As Professor Jewett once commented, Disney is the type of big company with many varied interests that could be impacted greatly by laws the legislature passes. In modern America, that type of company can’t just remove itself from politics entirely. To do so would be, as Jewett put it, like a turtle simply remaining inside of its shell.
Like it or not, Disney and Florida need each other.
Realistically, Disney isn’t going to pick up its theme parks in Florida and move them all to another location or close down Disney World — so Disney needs Florida in a way that Florida perhaps is more willing to now expose. In a sense, it can give Florida the “upper hand” because they know Disney can’t just “leave.”
But it’s undeniable that Disney is valuable to Florida and the Company could take other actions that would negatively impact Florida, though it would not rise to the level of actually leaving. For example, Disney’s plans to relocate thousands of jobs to the Orlando area have been delayed. Could Disney, as a way to “hit” Florida politicians back, choose to keep those jobs in California and end the move altogether? That could mean that thousands of employees who would have paid taxes in Florida, bought homes in Florida, and spent money in Florida would suddenly be taken out of the equation, hurting Florida from a financial perspective.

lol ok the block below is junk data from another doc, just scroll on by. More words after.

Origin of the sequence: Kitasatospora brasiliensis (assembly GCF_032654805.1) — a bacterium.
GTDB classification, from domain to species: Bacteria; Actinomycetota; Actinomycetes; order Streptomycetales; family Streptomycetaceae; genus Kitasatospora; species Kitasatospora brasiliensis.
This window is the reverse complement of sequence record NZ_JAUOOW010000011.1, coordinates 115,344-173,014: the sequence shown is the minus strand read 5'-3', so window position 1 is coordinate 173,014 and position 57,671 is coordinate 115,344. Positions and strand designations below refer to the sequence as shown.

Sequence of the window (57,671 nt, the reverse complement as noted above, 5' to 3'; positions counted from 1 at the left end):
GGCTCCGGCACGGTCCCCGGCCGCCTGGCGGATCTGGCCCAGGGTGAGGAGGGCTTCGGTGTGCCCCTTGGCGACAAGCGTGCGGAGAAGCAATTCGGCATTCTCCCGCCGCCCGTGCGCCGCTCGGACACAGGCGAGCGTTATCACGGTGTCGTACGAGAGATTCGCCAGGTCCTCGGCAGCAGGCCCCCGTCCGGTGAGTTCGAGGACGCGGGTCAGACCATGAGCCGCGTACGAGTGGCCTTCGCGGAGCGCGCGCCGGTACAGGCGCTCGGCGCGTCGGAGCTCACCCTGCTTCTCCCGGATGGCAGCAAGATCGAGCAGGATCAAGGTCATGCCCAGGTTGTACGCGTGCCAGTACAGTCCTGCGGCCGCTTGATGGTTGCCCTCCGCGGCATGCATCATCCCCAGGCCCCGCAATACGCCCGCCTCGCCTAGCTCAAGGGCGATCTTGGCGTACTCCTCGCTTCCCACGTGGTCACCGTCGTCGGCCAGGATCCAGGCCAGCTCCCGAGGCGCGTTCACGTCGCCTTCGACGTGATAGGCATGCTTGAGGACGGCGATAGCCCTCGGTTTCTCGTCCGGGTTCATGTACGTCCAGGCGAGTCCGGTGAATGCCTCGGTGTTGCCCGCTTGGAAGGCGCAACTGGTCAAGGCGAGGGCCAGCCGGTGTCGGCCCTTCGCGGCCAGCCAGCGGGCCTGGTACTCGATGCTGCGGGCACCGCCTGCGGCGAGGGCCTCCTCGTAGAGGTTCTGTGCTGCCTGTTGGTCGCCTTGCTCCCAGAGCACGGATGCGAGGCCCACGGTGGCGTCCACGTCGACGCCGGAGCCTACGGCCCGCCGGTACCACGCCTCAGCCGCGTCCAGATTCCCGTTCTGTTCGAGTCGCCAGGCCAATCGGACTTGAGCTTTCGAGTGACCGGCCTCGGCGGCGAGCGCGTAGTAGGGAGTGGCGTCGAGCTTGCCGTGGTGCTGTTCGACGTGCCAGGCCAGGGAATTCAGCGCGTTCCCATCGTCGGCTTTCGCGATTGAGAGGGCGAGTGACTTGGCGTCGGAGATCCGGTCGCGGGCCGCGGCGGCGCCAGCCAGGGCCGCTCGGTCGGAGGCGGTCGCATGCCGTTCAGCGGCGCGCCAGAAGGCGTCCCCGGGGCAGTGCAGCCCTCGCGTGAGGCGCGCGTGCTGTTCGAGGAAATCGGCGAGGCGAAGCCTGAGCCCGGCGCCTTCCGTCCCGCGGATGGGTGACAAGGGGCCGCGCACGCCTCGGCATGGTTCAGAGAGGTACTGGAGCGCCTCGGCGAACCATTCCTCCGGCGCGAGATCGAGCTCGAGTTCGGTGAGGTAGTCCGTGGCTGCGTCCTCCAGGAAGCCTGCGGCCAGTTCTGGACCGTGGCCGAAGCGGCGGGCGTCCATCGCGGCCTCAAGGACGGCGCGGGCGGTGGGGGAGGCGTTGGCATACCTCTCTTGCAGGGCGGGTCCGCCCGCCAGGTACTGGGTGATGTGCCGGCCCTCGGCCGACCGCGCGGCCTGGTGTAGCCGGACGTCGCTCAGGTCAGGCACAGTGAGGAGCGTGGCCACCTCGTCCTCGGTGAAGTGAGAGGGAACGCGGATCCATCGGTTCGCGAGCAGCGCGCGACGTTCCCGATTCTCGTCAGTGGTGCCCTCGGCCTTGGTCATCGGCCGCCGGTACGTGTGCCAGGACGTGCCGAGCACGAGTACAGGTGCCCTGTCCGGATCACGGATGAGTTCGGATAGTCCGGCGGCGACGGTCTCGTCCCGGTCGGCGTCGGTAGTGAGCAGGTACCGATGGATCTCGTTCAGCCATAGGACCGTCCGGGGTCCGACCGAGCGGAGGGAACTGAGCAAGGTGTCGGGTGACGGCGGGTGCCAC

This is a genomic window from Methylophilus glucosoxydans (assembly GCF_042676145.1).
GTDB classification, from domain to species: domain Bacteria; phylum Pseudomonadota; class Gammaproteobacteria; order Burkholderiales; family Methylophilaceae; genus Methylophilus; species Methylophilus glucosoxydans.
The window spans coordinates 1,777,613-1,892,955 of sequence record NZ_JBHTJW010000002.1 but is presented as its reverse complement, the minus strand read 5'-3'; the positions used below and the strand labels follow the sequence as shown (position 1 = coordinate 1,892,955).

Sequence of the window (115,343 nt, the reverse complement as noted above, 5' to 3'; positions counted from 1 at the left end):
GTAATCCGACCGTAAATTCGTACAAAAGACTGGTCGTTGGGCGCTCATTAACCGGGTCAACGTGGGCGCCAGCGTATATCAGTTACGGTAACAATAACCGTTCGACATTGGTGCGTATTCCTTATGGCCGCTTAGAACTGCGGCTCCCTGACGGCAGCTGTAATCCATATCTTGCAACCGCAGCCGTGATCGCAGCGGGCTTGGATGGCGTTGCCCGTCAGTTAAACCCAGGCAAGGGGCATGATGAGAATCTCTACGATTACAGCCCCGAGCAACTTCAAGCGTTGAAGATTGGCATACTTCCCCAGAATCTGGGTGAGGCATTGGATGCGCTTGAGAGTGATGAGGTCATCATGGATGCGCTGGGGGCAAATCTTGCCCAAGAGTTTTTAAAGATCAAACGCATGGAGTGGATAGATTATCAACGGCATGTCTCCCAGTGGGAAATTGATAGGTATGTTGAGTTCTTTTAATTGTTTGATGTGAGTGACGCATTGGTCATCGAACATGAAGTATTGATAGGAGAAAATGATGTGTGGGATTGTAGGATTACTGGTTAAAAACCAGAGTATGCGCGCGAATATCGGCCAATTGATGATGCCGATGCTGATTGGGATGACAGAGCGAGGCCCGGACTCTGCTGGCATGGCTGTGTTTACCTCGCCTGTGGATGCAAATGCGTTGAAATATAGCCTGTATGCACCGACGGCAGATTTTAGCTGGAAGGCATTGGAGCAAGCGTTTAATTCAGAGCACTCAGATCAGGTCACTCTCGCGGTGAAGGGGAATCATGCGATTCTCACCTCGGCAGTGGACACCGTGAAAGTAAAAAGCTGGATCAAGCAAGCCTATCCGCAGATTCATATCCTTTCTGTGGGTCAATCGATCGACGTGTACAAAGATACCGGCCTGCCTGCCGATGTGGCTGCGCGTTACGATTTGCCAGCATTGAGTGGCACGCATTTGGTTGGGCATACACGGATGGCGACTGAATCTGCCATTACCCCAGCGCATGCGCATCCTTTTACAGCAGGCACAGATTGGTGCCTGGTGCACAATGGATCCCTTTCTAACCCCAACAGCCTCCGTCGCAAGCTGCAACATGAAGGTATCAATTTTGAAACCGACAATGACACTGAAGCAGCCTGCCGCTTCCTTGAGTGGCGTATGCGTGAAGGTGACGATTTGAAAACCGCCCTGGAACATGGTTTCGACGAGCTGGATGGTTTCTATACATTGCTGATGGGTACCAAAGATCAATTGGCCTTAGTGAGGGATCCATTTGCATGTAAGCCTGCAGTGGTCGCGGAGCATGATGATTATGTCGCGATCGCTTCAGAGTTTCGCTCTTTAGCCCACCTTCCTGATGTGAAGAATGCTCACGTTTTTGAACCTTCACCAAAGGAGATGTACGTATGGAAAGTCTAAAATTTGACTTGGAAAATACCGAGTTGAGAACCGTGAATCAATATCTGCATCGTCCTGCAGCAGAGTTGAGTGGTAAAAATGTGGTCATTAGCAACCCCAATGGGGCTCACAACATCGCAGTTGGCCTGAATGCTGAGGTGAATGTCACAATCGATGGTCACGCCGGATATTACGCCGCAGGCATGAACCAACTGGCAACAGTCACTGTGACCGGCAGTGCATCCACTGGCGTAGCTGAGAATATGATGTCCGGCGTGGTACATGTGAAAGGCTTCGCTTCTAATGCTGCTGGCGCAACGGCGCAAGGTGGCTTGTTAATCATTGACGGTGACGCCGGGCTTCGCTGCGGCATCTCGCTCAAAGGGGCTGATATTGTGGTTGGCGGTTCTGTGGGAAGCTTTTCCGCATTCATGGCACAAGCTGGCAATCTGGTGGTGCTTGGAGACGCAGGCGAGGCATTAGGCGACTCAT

What if Disney develops plans for a new theme park or experience (as they often do)? Maybe they would have placed that in Florida under other circumstances, but they could choose to build that experience in California or another place, again impacting Florida by depriving them of the potential financial and tourist benefit that new experience would have drawn to the state.
And it’s not as though the Florida government has complete control over the future of the RCID. Professor Jewett has pointed out that Disney has unique leverage here. Because Disney is the sole landowner in the district, they’d have to agree to new terms, at least as it relates to a replacement district. That gives them some potential power over what the future could look like.
The regular session of the Florida legislature begins in early March of 2023 (March 7th) and it seems like Reedy Creek will likely be top of mind. How will Disney’s influence in the state impact the future of the District and whatever may replace it? Will Iger be able to smooth over relations with DeSantis? What could the next 50 years look like when it comes to challenges Disney will face if Reedy Creek really goes away? Only time will tell.
We will be keeping a close eye out for updates, so stay tuned for all of the latest news.
Click here to see the timeline that has been revealed for Chapek’s exit, Iger’s return, and Disney’s corporate battles
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How do you think the battles between Disney and Florida politicians will play out in the next few months/years? Tell us in the comments.